We all know that pain initiates with a physical or mechanical injury and if you are breathing and moving in this world, you WILL experience pain from injury, it’s unavoidable.
So, if pain is a normal process of life, why do some people just not seem to recover? There is now so much research that shows that our ability to recover from pain is dependent on so much more than just the tissue healing; in fact, in many people, pain may persist even in the absence of a mechanical cause.
What? Does that mean your pain is just imagined? It sounds crazy but this is not an uncommon scenario; as health practitioners we can be guilty of portraying this perception even if unintended, simply by the language we use when describing injury and healing to our clients. Too often and often too quickly, scans are sought to identify the cause of lingering pain. The problem is, very rarely do scans show something significant. Most often they show up typical signs of aging and of wear and tear, but because pain is present, the association is made between what we see on the scan and the pain you might be feeling. The problem with this is, typical wear and tear is not going away and so a further association is made – “I’m never going to get better”, “I just have to live with this pain”, “I will never be able to enjoy the activities I have, that make life fun”.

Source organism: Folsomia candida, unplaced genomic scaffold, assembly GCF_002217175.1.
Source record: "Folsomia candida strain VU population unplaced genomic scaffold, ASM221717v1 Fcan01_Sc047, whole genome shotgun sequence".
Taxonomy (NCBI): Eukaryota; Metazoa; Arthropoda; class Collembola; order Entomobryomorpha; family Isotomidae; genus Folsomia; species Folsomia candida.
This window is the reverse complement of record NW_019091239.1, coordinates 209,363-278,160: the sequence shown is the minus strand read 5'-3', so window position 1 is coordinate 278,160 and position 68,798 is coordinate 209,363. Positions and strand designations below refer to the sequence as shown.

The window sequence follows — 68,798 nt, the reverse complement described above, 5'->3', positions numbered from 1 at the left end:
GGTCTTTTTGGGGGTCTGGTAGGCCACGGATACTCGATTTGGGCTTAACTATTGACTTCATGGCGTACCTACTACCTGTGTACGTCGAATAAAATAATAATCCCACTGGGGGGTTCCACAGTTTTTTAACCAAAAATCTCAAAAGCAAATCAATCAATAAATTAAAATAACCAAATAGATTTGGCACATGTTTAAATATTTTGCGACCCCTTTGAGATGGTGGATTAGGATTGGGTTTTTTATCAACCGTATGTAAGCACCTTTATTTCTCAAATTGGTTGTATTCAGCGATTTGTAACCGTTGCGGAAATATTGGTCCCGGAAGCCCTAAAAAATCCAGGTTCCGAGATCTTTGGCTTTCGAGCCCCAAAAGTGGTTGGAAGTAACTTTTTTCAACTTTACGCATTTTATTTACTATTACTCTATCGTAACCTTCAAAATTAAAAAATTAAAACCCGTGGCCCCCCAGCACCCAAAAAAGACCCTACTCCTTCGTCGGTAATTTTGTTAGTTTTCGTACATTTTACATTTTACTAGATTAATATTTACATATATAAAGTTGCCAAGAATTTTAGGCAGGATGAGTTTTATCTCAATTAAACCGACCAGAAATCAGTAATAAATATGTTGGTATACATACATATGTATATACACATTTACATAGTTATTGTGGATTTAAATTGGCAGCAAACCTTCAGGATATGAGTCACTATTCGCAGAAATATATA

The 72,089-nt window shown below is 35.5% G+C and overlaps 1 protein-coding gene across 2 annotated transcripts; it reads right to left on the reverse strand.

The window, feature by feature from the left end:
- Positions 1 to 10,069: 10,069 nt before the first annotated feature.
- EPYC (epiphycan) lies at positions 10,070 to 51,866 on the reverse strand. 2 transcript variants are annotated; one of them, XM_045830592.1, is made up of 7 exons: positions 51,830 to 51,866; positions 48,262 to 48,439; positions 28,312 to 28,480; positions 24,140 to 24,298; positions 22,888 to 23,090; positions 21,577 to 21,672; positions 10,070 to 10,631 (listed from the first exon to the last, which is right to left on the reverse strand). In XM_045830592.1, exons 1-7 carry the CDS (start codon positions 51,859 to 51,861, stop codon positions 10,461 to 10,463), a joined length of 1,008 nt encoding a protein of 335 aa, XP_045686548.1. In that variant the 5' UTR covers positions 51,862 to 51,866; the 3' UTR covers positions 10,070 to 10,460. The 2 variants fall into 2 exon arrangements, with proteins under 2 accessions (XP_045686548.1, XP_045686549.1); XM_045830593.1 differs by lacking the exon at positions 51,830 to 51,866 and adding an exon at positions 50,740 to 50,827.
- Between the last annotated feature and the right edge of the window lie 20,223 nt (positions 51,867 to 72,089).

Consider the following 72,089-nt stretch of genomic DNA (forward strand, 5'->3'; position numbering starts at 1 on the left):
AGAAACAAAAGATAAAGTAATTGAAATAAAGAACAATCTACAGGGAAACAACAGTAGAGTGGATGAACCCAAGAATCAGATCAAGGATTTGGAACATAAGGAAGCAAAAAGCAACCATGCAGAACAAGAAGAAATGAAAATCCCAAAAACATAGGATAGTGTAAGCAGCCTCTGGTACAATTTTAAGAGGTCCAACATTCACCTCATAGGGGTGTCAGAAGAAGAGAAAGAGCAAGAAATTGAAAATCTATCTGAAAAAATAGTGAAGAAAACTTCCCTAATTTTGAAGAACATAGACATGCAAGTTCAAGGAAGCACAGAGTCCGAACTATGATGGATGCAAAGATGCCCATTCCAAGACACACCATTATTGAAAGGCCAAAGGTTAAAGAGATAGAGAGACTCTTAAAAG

So, lets step back a minute and look at why pain is so much more than just tissue injury. As complex human beings, our ability to heal is influenced by several other factors such as, sleep, diet, exercise, work life balance and emotional stress. These should all be considered when dealing with recovery from lingering pain. Very often just giving general advice to improving sleep hygiene and increase mobility, will have a positive impact on recovery. But getting specific advice on how you can improve sleep hygiene, which exercises to do specific to you and your injury as well as helping you to understand the link between your stressor and your pain, will significantly improve your ability to heal. Most importantly we need to demystify the role of exercise in pain management; rest is rarely a solution to pain and learning how to move confidently is perhaps the most effect pain management strategy we have.
So, finding a physiotherapist who understands pain and its impact on the social, emotional and physical self and who will take the time to help you join the dots between your pain and your lifestyle choices, is key. Remember pain is a normal side effect of life, and in the right environment, the human body has an amazing capacity to heal itself. Learn how to tap into that inner pharmacy you have and enjoy living.